Regardless, the moral of the story is We, us parents of special needs kids, we get it wrong too. When you’re talking about a child with an unfamiliar diagnosis we ask stupid questions we regret later. When we’re in a group with a child that exhibits behaviour that’s different or unexpected, we look ‘too’ long.
But we still ask. We still look rather than looking away. And that’s what we want you to do. Sure, you may stuff your foot in your mouth time to time. Been there. Done that! But please, ask questions. Make positive comments. Choose to learn rather than look away. When I say things that come out all wrong, I hope the parent knows I have the best intentions even if I don’t have the best expression of them. Just as I know you have the best intentions too.
If we get it wrong, you’re bound to get it wrong sometimes too. We’re all human. All just doin’ the best we can. So I urge you to keep trying to connect – foot be damned. It’s the only way any of us is ever gonna get it right.
PS: Mom at group, I’m sorry if I made you feel bad. It was certainly not my intention and I think my words just didn’t accurately express the emotion I was describing. People say stupid and inappropriate things to me all the time. But as long as they are trying to get it right, I keep listening. I hope you can understand this apology though my foot.
So a week ago today I posted here about a Random Act Of Kindness. I urged readers here and on Facebook to join me in voting for a photo in the Virginia State Parks First Hikes contest so the family could win a 1-week stay in the park of their choice.
I found a blog post on the Love that Max Link-UP from the blog Cheering On Charlie about the photo contest she’d entered. When I read this “At first, I wasn’t sure I wanted to enter the contest. Quite honestly, I have become afraid to hope for things.” I thought, I know exactly what she means.
There were also a whole bunch of nice words in the post about all the people she knew that had come out of the woodwork to vote – most of whom she hadn’t spoken to in ages… again – know how that feels.
She was really excited about all the votes she’d already received and was very much hoping that she could win first place. In that one post, I felt like I’d found a ‘kindred spirit’. I jumped around her blog and read more about her daughter, a micropreemie who has overcome some great obstacles to grow and thrive. I read about her challenges with being a special needs parents and I read about her hopes for Charlie. And then I decided that I could help her and her family win that prize. And, if I shared her story, you guys would help too.
Well, talk about a landslide of kindness. The photo, “Woodland Creature”, racked up vote after vote.
With my post here and the posts of others, Charlie’s mom caught on to our helping the cause and wrote about it here… which caused even more people to jump in to help.
Still, the nearest competitor was really on the ball. WC would go up, the other guy would go up. WC would get 10, 20, 100 votes and the competition would do the same. It was seriously stressing me out!
Then suddenly, I got a message from a friend who was helping me rally the troops that mentioned this blog post comment:
“Hi “Woodland Creature’s” mom. My name is Sarah, and I am the other high voting opponent in the VA State Parks first day hike contest (“Best friends that hike together…”). My husband (in the photo) and I decided to lay off the voting spree and concede before this contest has ended. It should all be in good fun anyway, and we had a lot of fun rallying our FB friends and co-workers to vote for us. You were such a tough opponent, matching us vote for vote or out voting us, that I had to do some Googling to see what who I was up against! After reading your blog about Charlie, my husband and I have decided that your family deserves a cabin stay more than we do. Parenting in so hard, and you’ve had a bit more on your plate than your average parent has. You were such a touch opponent, and Charlie deserves the win! I am a new mother myself, and I just couldn’t continue on for the win after reading your blog. Warm hugs to you and Charlie from Elsa (my daughter) and I. If you ever want to say hello, you can reach us over at oakwoodhouse.wordpress.com. Have a great cabin stay!”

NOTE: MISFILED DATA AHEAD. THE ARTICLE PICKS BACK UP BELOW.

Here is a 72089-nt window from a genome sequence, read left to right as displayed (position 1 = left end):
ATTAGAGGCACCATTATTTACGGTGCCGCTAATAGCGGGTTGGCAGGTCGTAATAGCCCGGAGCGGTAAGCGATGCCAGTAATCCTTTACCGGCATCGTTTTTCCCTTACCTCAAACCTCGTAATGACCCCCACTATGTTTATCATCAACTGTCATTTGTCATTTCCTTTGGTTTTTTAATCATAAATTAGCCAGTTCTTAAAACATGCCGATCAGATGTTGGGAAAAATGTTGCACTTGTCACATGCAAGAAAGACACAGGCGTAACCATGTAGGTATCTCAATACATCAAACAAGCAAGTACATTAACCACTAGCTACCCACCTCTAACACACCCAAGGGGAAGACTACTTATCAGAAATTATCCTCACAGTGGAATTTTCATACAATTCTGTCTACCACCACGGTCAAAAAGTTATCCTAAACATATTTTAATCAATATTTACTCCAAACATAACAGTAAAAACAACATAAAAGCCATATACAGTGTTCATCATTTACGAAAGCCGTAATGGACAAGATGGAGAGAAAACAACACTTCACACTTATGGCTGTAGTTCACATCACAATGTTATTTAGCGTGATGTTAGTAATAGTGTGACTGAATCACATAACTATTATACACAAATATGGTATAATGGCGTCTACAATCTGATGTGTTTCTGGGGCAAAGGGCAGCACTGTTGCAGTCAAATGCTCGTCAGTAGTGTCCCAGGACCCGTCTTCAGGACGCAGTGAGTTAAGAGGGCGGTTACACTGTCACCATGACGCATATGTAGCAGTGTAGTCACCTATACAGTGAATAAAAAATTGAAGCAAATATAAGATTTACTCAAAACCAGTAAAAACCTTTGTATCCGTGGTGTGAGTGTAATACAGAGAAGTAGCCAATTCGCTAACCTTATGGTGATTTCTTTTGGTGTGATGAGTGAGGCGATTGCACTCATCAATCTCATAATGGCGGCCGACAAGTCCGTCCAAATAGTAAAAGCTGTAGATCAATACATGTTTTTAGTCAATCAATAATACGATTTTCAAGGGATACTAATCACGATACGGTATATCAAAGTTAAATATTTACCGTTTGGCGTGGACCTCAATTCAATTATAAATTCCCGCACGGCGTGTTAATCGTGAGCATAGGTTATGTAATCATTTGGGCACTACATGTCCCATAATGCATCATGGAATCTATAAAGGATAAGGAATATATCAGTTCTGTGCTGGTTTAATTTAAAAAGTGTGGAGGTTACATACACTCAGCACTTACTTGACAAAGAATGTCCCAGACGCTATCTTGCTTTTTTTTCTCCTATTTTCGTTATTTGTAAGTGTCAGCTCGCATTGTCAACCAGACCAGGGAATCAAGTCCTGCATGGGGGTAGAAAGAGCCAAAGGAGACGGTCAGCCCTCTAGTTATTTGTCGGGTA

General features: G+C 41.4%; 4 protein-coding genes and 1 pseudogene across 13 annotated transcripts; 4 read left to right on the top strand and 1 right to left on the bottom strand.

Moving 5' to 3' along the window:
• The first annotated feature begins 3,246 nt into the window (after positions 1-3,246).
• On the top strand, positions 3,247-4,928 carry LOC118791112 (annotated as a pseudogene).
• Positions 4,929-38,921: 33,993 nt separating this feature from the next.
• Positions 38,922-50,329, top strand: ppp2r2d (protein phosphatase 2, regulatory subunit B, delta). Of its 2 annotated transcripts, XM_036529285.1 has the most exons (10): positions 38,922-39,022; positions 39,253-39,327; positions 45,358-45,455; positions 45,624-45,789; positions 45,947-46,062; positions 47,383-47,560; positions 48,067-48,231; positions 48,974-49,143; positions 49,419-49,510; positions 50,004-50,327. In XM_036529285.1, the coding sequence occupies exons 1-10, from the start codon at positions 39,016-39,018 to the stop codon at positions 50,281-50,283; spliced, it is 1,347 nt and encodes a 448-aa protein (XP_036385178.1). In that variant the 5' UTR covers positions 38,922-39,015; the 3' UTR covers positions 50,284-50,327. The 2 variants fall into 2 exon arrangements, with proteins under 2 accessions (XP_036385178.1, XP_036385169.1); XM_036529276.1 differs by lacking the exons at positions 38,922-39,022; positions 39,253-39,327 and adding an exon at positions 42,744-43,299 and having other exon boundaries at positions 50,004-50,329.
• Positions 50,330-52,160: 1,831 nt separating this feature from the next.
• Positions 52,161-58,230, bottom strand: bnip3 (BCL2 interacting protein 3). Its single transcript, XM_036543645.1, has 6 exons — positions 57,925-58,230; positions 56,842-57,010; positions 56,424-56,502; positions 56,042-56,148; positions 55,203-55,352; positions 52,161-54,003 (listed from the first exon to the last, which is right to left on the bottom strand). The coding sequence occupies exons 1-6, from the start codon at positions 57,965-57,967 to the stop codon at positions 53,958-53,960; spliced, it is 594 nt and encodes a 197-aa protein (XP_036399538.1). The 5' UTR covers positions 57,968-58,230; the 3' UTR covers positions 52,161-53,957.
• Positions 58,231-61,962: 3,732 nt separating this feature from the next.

This came from Sarah who conceded the contest so that Charlie and her family could take the prize!
I wrote to Virginia State Parks to let them know how classy the 2nd place finishers were and after reading the final results post, it seems I wasn’t the only one.
They were awarded a special 2nd place prize of a 3 night stay.
I want to thank you very much for taking the time to vote for this family and I hope you had the same case of the feel-goods that I had during the voting process. Charlie’s mom is thrilled that they’ll be enjoying a getaway this year and is oh-so-very-grateful for the role we all played in their journey to the top.
My biggest take away is that I will always be able to find a way to shake the blues by reaching out and doing something kind for others – even if I don’t really know who they are. Even if they live 1000 miles away.
We did good.
It’s finally being released across the country! Gabrielle, Canada’s Oscar submission for Best Foreign Film opens in Toronto at the Tiff Lightbox and in Ottawa today, and in Vancouver and Winnipeg on the 24th.
Back in September I had the pleasure of seeing Gabrielle at the Toronto International Film Festival. Directed by Louise Archambault, the film stars Gabrielle Marion-Rivard, a Quebec actress making her film debut who also happens to have Williams Syndrome. The cast was present for the screening and I had the pleasure of speaking very briefly to Gabrielle and her Mom after the Q&A was finished. She was lovely in person and her Mom was also most gracious. There was at least one other family with a child (young adult more specifically) with Williams Syndrome who asked some great questions at the Q&A – most importantly, the young man wanted to know if Gabrielle was single and if she was interested in a date, which caused much blushing for both parties. Ah, young love.